Bahrain Social Condition Facts

Social conditions

Social security systems are well developed in Bahrain. The country’s own citizens are entitled to sickness and unemployment insurance as well as old-age pension.

The standard of living for citizens is relatively high and their life expectancy is among the highest in the region. Child mortality has dropped significantly since the 1970s. There is a well-developed public healthcare system and private healthcare has developed rapidly in line with the rising standard of living.

  • Countryaah Official Site: Official statistics for population in Bahrain, including population growth, density, and estimation in next 50 years.

Health care is free of charge or heavily subsidized for the nation’s citizens. Foreigners who are uninsured pay a patient fee, but emergency care is free for everyone. Since 2019, employers must take out health insurance for foreign employees.

bahrain population

Despite the shortcomings, the situation for women in Bahrain is far better than in neighboring countries. In the years following the turn of the millennium, several legislative changes were implemented that have improved women’s living conditions.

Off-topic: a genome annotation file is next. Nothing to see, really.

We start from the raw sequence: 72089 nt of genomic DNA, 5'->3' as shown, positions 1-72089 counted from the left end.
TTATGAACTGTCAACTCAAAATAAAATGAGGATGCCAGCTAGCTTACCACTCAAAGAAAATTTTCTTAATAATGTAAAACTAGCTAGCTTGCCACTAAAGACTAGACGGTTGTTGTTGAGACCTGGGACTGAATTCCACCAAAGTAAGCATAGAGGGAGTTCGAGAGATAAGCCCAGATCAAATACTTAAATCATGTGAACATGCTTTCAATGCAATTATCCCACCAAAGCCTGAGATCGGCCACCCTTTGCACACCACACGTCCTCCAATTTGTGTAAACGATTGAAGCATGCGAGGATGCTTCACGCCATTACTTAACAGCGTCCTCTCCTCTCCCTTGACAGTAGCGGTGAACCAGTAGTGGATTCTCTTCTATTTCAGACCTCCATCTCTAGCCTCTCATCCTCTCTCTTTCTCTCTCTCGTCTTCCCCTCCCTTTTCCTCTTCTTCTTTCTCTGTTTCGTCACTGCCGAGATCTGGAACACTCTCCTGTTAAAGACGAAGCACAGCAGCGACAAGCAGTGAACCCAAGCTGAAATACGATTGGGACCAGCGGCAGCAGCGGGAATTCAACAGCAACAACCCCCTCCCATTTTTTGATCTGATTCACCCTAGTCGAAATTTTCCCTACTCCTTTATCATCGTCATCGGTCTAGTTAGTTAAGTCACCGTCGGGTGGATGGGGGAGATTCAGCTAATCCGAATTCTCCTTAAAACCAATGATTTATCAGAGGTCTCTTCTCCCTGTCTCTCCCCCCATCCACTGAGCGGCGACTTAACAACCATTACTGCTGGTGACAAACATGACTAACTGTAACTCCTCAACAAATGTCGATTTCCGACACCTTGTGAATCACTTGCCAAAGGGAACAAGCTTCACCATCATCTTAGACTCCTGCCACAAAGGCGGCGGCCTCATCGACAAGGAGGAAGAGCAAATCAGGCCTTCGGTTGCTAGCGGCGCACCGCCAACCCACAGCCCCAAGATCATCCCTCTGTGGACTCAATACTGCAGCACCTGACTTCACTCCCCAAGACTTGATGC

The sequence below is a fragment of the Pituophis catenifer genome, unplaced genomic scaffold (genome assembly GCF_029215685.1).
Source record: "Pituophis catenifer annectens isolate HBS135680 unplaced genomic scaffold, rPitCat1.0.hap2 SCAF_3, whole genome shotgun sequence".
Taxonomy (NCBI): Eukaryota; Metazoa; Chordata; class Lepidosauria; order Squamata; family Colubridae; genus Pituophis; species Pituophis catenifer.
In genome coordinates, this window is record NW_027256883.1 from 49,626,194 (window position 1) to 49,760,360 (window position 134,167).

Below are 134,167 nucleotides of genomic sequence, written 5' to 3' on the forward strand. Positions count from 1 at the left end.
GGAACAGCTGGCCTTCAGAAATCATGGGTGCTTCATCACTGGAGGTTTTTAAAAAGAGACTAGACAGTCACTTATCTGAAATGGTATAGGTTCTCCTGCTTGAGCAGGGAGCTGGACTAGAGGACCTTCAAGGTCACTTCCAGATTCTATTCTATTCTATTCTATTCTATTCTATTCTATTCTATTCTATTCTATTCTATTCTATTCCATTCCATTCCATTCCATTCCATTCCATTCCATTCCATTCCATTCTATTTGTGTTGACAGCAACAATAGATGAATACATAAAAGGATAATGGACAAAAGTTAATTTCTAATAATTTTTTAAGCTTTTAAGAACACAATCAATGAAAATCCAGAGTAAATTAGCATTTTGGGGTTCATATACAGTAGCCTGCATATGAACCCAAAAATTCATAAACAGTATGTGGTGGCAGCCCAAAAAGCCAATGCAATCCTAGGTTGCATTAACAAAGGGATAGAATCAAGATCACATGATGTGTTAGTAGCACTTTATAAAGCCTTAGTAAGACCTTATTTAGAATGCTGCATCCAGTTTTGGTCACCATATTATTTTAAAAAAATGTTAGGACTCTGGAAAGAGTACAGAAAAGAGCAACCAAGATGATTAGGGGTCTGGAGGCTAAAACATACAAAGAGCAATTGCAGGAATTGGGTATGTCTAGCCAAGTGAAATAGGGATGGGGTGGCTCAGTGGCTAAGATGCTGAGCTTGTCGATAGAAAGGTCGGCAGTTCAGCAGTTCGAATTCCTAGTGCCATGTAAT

Bahraini women are allowed to own and inherit property, have their own passports and travel abroad without the permission of a male relative. They can also choose what clothes they want to wear. Labor law does not discriminate against women, but in practice the labor market is not equal. Women receive lower wages than men for the same work and it is more difficult for women to reach higher positions in working life.

There are some differences in, among other things, inheritance rules between Shia Muslims and Sunni Muslims, but generally in accordance with the Islamic tradition, brothers inherit more than siblings and that it is easier for men than for women to get divorced. Sunni Muslim women are guaranteed custody of children longer than Shiite women. On average, women in Bahrain give birth to two children.

In 2007, a minimum age limit for marriage was introduced: 15 years for girls, 18 years for boys. Previously, no minimum age was established by law. In recent years, there have been proposals that the lowest marriage age should be raised to 18 years even for girls.

In 2006, for the first time, the government supported the establishment of a support center for persons subjected to abuse by relatives. A law on protection against domestic abuse was passed in 2015.


Infant Mortality: 6 per 1000 births (2018)

Proportion of population with access to clean water: 100.0 percent (2015)

Proportion of the population having access to toilets: 100.0 percent (2017)

Public expenditure on health care as a percentage of GDP: 5.2 percent (2015)

Public expenditure on health care per person: $ 1,099 (2016)

Proportion of women in parliament: 8 percent (2018)